In the management of a storage medium in a general purpose operating system (hereinafter referred as merely "OS"), it is usual to divide the address space into logical blocks of a fixed size and to use serial numbers (Logical Block Number: LBN) assigned to these logical blocks. Usually, these logical blocks correspond by one to one to physical blocks which are obtained by dividing the storage medium into the same size as that of the logical blocks, under the management of the basic input/output system (hereinafter abbreviated as "BIOS") of the OS. The size of a physical block is n times (n is an integer of one or more) of a physical sector which is the smallest unit of the storage medium recorded or reproduced by a drive unit, and the physical block is composed of consecutive "n" physical sectors. In the case that an optical disk is used as a storage medium, the size of a logical block is about 2 to 8 KB, and the size of a physical sector is about 512 B to 1 KB.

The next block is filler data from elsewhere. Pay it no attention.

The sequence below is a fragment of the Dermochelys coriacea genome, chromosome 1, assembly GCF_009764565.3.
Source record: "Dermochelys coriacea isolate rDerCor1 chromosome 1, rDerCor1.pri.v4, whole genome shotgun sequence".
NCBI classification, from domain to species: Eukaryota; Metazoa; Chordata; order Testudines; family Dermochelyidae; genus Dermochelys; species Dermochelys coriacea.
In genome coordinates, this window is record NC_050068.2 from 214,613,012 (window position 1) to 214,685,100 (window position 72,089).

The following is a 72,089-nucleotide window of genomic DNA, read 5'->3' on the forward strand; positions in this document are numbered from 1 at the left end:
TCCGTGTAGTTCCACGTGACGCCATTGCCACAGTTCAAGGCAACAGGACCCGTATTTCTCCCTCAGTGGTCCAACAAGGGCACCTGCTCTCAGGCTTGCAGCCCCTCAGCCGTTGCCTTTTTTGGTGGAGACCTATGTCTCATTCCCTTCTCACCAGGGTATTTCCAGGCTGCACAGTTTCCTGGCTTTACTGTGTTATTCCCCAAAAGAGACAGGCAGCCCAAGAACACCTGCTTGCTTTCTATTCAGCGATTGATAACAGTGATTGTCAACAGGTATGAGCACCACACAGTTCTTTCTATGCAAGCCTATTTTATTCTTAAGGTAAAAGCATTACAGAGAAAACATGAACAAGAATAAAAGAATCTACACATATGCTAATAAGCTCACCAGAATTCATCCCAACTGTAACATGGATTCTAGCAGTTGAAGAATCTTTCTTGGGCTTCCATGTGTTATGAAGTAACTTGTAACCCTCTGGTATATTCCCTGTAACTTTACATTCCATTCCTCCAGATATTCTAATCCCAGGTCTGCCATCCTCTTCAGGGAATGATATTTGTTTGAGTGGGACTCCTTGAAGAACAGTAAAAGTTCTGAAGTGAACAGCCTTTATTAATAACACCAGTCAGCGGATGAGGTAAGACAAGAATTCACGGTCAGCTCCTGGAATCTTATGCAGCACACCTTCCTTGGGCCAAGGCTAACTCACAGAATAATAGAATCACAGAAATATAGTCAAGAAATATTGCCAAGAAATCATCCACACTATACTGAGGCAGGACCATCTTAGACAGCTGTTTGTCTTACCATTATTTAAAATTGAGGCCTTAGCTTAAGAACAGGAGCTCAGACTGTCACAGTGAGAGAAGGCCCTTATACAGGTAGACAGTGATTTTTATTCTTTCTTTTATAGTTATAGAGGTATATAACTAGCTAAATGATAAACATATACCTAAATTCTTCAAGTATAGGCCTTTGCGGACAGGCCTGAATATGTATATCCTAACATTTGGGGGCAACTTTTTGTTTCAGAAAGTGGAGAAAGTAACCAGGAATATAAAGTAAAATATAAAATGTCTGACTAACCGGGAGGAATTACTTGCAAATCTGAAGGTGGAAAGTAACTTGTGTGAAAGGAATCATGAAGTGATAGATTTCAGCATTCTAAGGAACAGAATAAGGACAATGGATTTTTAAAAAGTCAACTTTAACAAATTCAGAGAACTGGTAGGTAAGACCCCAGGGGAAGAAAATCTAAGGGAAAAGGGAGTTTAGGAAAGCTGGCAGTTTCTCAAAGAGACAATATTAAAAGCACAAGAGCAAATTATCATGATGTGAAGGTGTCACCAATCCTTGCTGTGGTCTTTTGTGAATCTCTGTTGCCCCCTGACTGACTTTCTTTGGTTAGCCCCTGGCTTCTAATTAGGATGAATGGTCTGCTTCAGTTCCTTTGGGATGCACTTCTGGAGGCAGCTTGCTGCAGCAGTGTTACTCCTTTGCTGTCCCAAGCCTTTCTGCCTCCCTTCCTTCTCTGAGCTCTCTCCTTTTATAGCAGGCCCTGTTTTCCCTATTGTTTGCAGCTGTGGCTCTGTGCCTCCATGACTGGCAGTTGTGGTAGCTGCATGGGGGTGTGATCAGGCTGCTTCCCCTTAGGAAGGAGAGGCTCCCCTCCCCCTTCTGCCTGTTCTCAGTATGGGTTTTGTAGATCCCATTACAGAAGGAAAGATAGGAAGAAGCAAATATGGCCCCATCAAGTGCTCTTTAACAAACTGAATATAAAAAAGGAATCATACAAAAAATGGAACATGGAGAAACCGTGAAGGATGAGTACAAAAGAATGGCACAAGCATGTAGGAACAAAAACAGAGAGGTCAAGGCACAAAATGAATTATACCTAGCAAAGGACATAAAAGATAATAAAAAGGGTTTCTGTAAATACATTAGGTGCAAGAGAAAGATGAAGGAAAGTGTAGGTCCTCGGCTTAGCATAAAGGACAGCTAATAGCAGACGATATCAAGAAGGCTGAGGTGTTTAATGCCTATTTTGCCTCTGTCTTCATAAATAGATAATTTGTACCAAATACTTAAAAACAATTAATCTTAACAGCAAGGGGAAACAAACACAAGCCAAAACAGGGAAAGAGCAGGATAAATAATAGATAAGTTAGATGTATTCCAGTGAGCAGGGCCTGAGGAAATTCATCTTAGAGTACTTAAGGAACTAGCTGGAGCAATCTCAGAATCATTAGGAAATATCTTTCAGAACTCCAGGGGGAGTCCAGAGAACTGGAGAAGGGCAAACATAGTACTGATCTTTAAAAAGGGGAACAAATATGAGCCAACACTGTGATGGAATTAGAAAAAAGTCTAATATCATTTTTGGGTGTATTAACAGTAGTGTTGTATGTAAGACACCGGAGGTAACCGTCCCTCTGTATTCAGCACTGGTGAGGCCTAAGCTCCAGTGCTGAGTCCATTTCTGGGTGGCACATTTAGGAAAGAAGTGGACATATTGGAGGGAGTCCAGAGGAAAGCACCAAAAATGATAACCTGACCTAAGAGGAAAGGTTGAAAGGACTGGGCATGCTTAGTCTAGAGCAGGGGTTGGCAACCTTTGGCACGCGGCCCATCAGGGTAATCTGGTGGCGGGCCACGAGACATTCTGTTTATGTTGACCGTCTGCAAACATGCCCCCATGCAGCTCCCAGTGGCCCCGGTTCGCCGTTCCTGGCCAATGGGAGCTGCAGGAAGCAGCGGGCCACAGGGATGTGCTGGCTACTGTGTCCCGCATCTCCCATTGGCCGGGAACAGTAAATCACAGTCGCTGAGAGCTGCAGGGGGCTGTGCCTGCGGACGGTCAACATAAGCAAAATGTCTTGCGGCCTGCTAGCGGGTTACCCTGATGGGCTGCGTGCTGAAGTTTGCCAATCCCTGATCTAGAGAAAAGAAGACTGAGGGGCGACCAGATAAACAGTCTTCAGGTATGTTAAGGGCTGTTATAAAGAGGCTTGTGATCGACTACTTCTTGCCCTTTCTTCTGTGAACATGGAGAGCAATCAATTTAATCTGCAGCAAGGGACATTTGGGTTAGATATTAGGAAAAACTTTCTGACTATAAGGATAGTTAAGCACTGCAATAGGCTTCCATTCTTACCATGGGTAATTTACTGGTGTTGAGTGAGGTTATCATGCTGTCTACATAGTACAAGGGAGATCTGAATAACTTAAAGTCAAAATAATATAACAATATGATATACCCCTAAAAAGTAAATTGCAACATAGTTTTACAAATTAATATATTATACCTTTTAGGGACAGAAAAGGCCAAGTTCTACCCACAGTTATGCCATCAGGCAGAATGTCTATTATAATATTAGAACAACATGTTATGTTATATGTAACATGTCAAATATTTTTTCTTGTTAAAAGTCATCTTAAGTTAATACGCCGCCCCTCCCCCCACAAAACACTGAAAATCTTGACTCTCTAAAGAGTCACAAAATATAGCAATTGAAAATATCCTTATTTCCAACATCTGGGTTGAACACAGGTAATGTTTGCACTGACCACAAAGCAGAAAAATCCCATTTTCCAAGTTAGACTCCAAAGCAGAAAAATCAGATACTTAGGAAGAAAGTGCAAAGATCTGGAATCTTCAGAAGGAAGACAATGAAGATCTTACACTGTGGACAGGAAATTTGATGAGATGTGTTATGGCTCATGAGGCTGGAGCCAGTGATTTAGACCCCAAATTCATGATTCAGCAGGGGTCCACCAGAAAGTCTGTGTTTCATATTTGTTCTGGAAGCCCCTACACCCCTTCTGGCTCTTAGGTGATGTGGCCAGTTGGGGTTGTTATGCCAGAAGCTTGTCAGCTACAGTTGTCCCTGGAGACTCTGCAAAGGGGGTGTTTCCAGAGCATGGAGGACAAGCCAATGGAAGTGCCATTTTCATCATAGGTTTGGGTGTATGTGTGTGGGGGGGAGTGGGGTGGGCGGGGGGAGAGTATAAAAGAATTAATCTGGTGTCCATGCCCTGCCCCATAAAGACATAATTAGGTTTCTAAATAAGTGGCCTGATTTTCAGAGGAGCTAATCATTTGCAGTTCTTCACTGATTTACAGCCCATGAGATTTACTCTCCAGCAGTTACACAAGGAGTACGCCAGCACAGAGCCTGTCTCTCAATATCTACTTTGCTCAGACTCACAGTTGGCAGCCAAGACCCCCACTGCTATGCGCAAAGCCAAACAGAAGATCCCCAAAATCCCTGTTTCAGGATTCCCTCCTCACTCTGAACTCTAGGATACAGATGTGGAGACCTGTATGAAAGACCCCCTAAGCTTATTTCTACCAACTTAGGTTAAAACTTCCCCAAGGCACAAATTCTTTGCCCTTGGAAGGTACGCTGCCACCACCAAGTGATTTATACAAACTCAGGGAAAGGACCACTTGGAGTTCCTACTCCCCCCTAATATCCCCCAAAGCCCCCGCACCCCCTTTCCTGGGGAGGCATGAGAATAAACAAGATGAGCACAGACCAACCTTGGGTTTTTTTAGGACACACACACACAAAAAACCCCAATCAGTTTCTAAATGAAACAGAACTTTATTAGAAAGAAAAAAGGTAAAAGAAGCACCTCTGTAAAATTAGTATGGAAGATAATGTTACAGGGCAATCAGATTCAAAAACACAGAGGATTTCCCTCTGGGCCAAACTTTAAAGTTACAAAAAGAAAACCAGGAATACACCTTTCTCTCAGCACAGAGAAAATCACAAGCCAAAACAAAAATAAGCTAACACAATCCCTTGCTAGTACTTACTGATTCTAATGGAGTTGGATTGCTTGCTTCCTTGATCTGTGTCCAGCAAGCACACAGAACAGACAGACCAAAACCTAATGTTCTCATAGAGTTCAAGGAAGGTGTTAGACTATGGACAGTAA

Therefore, the recording and reproduction processes between the OS and a storage medium is executed by the unit of this logical block size. That is, a memory drive unit can conduct the recording and reproduction processes by the unit of "n" physical sectors.